This method runs two steps forward, one step back, with double-passes through eyelets. Resembles the grid pattern of a waffle.
• Begin straight across on the inside (grey section) and out through the bottom eyelets.
• Cross the ends on the outside and feed in through the set of eyelets two rows higher up the shoe (skip past one row).
• Run both ends straight down on the inside and emerge through the next lower set of eyelets.
• Continue two rows up on the outside, one row back on the inside, finishing with the ends feeding under the sides and out through the top eyelets.
Holds very tight
Harder to tighten
• Many sneakers, such as Vans, Converse and Puma, have soles with a waffle-like grid of raised edges and recessed diamonds or squares.
The photo at right shows the sole of a Converse sneaker.
• This lacing also resembles the angled groups of three-letter words in a crossword puzzle. In fact, I seriously considered naming this method “Crossword Lacing”.
Other visitors have also suggested “Diamond Lacing”.
• This lacing works best with thinner or flat shoelaces because most of the eyelets have to accommodate two passes of shoelace.
• When feeding a second pass of shoelace through an eyelet, take care that the aglet (shoelace tip) doesn't catch on the shoelace fibers and cause any damage.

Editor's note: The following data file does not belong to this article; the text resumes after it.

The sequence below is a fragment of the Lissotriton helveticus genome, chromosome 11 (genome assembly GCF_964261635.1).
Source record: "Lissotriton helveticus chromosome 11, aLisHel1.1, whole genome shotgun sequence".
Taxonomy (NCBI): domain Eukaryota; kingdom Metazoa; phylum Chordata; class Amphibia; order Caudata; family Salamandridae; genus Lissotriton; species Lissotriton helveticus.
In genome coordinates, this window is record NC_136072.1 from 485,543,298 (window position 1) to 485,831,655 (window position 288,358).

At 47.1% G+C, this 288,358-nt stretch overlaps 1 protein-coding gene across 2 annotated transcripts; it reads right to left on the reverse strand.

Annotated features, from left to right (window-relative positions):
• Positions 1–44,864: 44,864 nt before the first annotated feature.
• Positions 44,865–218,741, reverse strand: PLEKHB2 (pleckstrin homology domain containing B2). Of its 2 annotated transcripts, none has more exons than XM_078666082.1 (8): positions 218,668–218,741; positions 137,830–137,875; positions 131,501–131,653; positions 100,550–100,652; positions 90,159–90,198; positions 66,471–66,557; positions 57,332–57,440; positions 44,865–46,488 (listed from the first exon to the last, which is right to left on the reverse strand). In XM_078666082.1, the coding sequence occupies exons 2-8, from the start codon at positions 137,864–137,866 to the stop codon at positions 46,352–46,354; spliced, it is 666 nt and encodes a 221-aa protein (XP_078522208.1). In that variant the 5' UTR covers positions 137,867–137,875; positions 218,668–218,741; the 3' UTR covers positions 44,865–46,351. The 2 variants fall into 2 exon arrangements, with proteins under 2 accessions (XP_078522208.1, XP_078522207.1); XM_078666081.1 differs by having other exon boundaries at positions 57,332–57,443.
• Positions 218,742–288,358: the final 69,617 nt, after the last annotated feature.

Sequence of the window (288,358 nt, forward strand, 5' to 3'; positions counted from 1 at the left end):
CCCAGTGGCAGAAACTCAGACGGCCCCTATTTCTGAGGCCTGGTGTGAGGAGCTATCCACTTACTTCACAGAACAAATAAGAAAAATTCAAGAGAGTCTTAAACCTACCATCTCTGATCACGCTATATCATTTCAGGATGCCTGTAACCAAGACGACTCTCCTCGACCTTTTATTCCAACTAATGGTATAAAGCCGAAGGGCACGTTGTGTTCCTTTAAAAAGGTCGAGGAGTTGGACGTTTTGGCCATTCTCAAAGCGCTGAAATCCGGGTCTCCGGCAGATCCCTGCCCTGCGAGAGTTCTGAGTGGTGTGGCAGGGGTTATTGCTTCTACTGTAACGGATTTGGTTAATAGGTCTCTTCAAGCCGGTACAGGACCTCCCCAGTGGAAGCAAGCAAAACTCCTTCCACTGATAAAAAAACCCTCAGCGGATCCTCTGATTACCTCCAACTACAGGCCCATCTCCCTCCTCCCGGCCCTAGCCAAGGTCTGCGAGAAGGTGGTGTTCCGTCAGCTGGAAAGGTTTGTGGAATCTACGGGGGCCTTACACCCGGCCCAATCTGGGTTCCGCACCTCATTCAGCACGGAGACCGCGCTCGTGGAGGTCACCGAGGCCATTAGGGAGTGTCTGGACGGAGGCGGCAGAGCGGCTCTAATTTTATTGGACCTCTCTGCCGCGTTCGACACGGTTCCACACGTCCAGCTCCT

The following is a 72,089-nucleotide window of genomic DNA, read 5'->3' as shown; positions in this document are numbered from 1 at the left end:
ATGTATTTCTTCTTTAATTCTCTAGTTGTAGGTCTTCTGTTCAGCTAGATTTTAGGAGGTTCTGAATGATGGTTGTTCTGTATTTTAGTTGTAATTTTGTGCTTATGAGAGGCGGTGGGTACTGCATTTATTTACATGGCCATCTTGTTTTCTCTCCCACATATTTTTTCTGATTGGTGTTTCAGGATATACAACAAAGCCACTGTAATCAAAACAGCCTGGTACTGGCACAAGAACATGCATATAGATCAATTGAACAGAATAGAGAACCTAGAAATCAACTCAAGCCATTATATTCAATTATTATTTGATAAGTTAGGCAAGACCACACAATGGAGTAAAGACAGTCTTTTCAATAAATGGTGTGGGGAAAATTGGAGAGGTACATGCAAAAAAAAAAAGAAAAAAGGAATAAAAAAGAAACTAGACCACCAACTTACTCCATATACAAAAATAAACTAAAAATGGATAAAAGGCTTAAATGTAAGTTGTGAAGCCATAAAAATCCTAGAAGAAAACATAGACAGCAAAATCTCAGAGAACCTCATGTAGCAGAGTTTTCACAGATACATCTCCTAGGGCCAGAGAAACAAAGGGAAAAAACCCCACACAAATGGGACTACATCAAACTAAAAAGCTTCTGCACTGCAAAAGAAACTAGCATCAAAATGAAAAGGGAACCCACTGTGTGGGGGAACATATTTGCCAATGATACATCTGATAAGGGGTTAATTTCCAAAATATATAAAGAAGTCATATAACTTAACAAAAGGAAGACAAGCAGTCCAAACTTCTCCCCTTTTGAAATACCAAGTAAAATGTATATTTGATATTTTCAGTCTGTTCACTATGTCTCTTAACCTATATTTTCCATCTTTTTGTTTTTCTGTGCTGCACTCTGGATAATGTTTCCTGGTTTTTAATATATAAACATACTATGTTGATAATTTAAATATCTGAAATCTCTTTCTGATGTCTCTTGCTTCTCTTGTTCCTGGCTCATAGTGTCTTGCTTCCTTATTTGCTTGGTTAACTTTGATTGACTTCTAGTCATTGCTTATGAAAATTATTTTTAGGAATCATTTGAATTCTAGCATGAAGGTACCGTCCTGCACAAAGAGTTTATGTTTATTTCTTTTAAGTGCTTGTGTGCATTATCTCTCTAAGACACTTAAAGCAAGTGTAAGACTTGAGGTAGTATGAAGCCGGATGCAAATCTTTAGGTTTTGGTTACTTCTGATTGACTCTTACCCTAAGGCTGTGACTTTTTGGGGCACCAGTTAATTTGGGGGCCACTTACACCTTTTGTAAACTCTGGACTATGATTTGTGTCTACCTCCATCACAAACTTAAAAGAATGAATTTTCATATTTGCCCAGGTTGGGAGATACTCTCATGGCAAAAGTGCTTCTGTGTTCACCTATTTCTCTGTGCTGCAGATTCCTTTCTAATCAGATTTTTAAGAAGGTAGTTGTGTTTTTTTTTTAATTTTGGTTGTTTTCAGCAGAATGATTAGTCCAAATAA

Shoelace Lengths for Waffle Lacing
|8 pairs||147 cm||58 in||–6.9 cm||–2.7 in|
|7 pairs||132 cm||52 in||–4.6 cm||–1.8 in|
|6 pairs||117 cm||46 in||–2.3 cm||–0.9 in|
|5 pairs||102 cm||40 in||–||–|
|4 pairs||87 cm||34 in||+2.3 cm||+0.9 in|
|3 pairs||72 cm||28 in||+4.6 cm||+1.8 in|
|2 pairs = (N/A)|
• Generally, longer shoelaces are needed than those for basic Criss Cross Lacing – unless the shoes have few eyelets.
• If the original shoelaces are re-used, this method effectively shortens the ends – though it may lengthen the ends if the shoes have few eyelets.
More details about length comparisons.
To my eyes, it works well with C.Taylor (Converse All Star) and similar shoes but not with many other types of sneakers.
– Dejan S., Jul-2022
It kind of looks like a honeycomb or diamond pattern.
– Chris G., Nevada, USA, May-2009
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